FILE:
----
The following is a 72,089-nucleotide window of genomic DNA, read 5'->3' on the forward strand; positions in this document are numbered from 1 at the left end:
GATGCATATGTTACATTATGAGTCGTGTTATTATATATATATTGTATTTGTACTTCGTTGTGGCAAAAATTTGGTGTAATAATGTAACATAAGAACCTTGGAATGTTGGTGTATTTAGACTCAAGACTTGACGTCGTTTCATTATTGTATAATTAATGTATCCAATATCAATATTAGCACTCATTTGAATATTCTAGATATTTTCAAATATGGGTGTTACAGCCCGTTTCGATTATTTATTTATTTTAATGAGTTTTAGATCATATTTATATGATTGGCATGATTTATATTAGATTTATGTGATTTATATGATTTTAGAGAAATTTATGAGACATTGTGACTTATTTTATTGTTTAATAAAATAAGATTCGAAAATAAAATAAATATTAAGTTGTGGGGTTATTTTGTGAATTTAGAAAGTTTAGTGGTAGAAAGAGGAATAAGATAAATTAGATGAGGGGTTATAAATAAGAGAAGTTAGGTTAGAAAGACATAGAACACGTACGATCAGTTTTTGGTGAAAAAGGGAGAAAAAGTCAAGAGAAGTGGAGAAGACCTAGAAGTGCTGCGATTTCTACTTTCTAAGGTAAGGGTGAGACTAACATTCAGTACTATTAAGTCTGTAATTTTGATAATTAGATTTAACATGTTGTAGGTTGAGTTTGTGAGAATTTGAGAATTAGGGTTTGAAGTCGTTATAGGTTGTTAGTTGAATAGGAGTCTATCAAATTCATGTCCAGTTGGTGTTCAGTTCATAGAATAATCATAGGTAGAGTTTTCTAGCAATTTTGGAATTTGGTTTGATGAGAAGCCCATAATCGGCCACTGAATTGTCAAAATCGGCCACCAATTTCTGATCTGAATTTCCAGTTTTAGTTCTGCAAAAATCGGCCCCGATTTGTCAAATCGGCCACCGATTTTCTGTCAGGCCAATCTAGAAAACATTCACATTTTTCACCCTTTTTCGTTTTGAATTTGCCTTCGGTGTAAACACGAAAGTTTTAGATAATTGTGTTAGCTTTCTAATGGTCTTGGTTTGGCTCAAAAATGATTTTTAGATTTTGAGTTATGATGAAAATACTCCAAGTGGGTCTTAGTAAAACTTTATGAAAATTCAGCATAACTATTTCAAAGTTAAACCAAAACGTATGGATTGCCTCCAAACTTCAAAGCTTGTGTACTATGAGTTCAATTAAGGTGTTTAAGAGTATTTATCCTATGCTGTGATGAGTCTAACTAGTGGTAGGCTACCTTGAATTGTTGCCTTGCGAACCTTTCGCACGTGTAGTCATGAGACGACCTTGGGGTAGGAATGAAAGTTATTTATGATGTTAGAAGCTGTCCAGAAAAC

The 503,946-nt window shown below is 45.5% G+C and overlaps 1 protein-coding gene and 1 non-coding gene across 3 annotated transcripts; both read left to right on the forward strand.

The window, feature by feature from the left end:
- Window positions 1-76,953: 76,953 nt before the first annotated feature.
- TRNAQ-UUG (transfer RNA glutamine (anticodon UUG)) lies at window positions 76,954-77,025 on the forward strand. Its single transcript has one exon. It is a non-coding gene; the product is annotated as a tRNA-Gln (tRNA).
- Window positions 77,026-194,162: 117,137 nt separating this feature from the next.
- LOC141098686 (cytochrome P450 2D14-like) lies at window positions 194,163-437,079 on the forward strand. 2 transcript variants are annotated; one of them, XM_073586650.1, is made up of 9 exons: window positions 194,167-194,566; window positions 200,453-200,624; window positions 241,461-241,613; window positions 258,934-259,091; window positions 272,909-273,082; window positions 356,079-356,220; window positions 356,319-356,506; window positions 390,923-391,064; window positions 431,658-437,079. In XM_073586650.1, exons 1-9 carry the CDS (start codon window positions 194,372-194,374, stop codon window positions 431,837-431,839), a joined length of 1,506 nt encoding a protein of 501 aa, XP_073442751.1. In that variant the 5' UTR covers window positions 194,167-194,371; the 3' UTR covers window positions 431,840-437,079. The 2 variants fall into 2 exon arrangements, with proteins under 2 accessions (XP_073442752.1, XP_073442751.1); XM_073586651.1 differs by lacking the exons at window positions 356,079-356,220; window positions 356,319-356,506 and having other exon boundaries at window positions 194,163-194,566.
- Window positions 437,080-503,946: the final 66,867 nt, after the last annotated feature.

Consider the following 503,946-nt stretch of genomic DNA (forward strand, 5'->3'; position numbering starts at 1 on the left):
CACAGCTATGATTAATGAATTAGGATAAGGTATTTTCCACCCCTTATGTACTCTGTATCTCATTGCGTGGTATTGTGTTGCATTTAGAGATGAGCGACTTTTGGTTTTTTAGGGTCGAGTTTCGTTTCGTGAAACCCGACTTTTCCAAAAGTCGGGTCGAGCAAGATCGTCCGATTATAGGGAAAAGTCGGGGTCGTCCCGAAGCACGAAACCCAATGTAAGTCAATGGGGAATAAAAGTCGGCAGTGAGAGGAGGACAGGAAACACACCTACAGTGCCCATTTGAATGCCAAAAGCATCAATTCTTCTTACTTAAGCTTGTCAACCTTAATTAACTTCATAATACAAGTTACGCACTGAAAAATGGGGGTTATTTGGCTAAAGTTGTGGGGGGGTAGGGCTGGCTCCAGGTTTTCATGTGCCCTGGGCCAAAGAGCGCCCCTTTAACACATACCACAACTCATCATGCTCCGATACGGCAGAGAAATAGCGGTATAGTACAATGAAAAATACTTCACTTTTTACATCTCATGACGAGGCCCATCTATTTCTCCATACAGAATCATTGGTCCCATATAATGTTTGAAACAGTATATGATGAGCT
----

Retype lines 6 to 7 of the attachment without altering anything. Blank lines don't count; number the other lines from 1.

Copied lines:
- TRNAQ-UUG (transfer RNA glutamine (anticodon UUG)) lies at window positions 76,954-77,025 on the forward strand. Its single transcript has one exon. It is a non-coding gene; the product is annotated as a tRNA-Gln (tRNA).
- Window positions 77,026-194,162: 117,137 nt separating this feature from the next.